An audience of auto lenders was caught a little off guard this week when a prominent car industry analyst summed up the challenges they face.
"Margins will continue to shrink to an extent that banks will not find this profitable enough," said Maryann N. Keller, managing director at ING Baring Furman Selz in New York.
As the financing arms of large auto manufacturers look for new ways to serve car dealers, banks that compete with them are feeling the squeeze. Ms. Keller's message, delivered at the Consumer Bankers Association's automobile finance conference here, touched a nerve with bankers in the audience.
Asked what keeps him up at night, one attendee, Bank One Credit Co. president Edward Tinsley, said, "Maryann Keller."
He was only partly joking.
Because the financing companies owned by manufacturers, known in the industry as captives, reap big profit margins from car sales-especially on popular sports utility models - they can offer incentive interest rates so low as to erase the margin on these loans.
"Auto companies have the advantage, because they take profit both from the car and the loan," Ms. Keller said.
Banks simply cannot compete with that, said John F. Chimento, president of First Virginia Credit Services in Falls Church, Va.
"When they incent a certain model, we are forced to shift our lending to other models," he said.
The decline in profitability has convinced at least one major bank to pull out of indirect auto lending. First Union Corp. told employees Wednesday that as of April 21 it will no longer make auto loans through dealers.
The bank is trying to cut costs and decided that the business did not meet its profit hurdles, spokesman Tony Hoppa said.
"We decided that the resources would be better allocated to other businesses," Mr. Hoppa said.
The Charlotte, N.C.-based bank said it will continue to make car loans directly to consumers.
"We want to develop relationships that span entire life needs, and move away from one-time transactional businesses," Mr. Hoppa said.
First Union, which has $237 billion of assets, will continue to accept loan and lease applications through dealers through April 7. Mr. Hoppa said employees will lose their jobs because of the decision, but was unable to say how many.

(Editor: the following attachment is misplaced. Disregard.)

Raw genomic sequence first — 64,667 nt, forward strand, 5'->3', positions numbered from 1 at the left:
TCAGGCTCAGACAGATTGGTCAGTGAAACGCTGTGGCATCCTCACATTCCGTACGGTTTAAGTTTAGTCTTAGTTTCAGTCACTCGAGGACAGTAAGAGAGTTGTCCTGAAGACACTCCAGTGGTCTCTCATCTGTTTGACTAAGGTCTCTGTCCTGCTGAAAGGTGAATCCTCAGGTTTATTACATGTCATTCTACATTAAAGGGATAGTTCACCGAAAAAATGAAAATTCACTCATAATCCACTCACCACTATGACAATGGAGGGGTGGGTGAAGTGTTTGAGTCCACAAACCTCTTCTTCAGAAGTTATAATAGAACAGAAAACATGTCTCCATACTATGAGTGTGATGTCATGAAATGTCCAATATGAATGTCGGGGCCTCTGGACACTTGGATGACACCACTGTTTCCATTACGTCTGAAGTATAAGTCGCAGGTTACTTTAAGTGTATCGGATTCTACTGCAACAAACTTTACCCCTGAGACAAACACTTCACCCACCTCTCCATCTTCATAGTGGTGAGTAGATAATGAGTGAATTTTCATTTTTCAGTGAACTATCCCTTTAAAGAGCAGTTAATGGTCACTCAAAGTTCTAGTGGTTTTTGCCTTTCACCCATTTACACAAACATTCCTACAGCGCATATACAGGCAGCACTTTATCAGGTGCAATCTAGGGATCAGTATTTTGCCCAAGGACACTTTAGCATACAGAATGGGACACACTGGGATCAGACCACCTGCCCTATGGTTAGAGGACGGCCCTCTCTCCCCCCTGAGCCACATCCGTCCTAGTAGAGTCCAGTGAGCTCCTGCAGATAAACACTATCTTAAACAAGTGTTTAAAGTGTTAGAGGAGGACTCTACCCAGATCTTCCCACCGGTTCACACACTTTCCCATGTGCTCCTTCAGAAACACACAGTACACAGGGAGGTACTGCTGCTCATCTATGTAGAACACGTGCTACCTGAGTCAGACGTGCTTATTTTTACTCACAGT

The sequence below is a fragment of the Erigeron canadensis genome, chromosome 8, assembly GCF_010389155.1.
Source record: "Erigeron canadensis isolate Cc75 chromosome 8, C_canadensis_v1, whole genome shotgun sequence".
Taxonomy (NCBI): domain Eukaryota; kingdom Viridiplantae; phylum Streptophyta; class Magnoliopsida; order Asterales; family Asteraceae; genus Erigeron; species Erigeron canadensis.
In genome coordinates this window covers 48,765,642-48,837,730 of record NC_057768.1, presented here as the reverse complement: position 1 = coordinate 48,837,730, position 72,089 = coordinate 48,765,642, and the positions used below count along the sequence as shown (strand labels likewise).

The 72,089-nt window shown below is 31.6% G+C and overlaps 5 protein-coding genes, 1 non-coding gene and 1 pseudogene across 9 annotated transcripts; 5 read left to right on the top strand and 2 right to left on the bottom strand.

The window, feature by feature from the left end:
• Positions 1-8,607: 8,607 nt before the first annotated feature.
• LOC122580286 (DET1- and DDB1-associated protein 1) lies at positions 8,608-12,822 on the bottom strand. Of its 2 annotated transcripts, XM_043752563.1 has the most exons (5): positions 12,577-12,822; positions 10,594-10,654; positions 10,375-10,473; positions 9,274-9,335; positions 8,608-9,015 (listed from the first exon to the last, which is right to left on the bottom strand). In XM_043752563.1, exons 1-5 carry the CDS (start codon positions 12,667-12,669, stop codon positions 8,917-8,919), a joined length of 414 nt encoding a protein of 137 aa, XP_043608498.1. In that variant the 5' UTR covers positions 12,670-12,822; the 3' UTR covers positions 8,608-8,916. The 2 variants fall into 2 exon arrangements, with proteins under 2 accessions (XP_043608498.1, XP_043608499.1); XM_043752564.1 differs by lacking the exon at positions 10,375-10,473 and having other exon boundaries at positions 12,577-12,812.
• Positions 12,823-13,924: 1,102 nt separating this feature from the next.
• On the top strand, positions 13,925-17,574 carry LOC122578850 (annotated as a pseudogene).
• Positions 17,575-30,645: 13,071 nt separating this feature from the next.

Banks do have two advantages over auto manufacturers: a lower cost of funds and the ability to offer a full banking relationship.
Because banks take deposits, they are able to fund loans with cheap money. That allows them to offer lower rates than the captive finance companies, which generally turn to the capital markets for funds.
"When they aren't incenting, we can beat them on rates any day," said P.K. Chaterjee, executive vice president at Amsouth Bancorp in Birmingham, Ala.
Secondly, banks have expanded their services to dealers, providing a wide variety of products and services that, for the meantime at least, the captives do not. Included are inventory financing, cash management and treasury services, merchant processing, and 401(k) plans.
"We are trying to wrap our arms around the dealer as much as we can," Mr. Chaterjee said.
Commercial real estate loans are an especially strong suit for banks, in part because they generally require relationship-style banking.
"It is one thing the captives don't offer, so it is an excellent relationship play," said Timothy R. Maczka, senior vice president at Old Kent Bank in Grand Rapids, Mich. Additionally, real estate loans offer strong margins and loan-to-value levels, he said.
The need for these credits is growing as auto dealers consolidate, according to Byron A. Hanson, vice president of Honolulu-based Pacific Century Financial Corp.'s automobile finance division.
"Most dealers are intent on becoming megadealers," Mr. Hanson said. "They're not content owning just one or two stores."
But consolidation is a double-edged sword, Ms. Keller said.
"As dealerships are getting bigger, they are getting bigger floor plans and demanding savings of as much as 100 basis points less than what they once paid," Ms. Keller said.
At the same time, some of the captives seem to moving toward emulating the banks.
Ms. Keller warned banks to keep their eyes on Ford Motor Co.'s financing arm, Ford Motor Credit. Ford is experimenting with subprime auto lending in an attempt to offer a wider range of services to dealers.
"It used to be that auto companies were there just to have a portion of the business, but they are undergoing a real effort to expand the role of their captives," Ms. Keller said. "They have their marching orders to go out there and expand their business."
General Motors Acceptance Corp. could shape up to be another heavyweight competitor. The company has begun offering insurance and mortgages to customers and employees, said Richard T. Schliesmann, an executive vice president at Wells Fargo & Co..
"They are starting to reach into our market, into areas that were always our domain," he said.